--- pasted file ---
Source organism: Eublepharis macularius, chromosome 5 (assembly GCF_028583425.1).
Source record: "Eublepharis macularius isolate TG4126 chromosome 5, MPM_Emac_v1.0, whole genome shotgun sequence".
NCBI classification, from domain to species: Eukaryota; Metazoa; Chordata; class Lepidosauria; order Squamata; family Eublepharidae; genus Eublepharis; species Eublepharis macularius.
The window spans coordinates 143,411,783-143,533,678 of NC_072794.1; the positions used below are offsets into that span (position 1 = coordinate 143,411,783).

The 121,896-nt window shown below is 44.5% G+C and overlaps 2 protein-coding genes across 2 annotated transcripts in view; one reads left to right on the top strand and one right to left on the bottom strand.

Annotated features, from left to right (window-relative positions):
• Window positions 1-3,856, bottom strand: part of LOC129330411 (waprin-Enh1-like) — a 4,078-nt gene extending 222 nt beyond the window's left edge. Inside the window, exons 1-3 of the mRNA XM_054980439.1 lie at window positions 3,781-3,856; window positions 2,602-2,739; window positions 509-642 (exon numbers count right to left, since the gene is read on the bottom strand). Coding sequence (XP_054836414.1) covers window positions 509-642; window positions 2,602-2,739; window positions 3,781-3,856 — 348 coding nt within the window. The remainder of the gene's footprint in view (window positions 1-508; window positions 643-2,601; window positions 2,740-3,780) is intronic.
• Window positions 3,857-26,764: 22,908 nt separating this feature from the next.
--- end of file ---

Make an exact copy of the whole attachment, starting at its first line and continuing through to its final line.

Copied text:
Source organism: Eublepharis macularius, chromosome 5 (assembly GCF_028583425.1).
Source record: "Eublepharis macularius isolate TG4126 chromosome 5, MPM_Emac_v1.0, whole genome shotgun sequence".
NCBI classification, from domain to species: Eukaryota; Metazoa; Chordata; class Lepidosauria; order Squamata; family Eublepharidae; genus Eublepharis; species Eublepharis macularius.
The window spans coordinates 143,411,783-143,533,678 of NC_072794.1; the positions used below are offsets into that span (position 1 = coordinate 143,411,783).

The 121,896-nt window shown below is 44.5% G+C and overlaps 2 protein-coding genes across 2 annotated transcripts in view; one reads left to right on the top strand and one right to left on the bottom strand.

Annotated features, from left to right (window-relative positions):
• Window positions 1-3,856, bottom strand: part of LOC129330411 (waprin-Enh1-like) — a 4,078-nt gene extending 222 nt beyond the window's left edge. Inside the window, exons 1-3 of the mRNA XM_054980439.1 lie at window positions 3,781-3,856; window positions 2,602-2,739; window positions 509-642 (exon numbers count right to left, since the gene is read on the bottom strand). Coding sequence (XP_054836414.1) covers window positions 509-642; window positions 2,602-2,739; window positions 3,781-3,856 — 348 coding nt within the window. The remainder of the gene's footprint in view (window positions 1-508; window positions 643-2,601; window positions 2,740-3,780) is intronic.
• Window positions 3,857-26,764: 22,908 nt separating this feature from the next.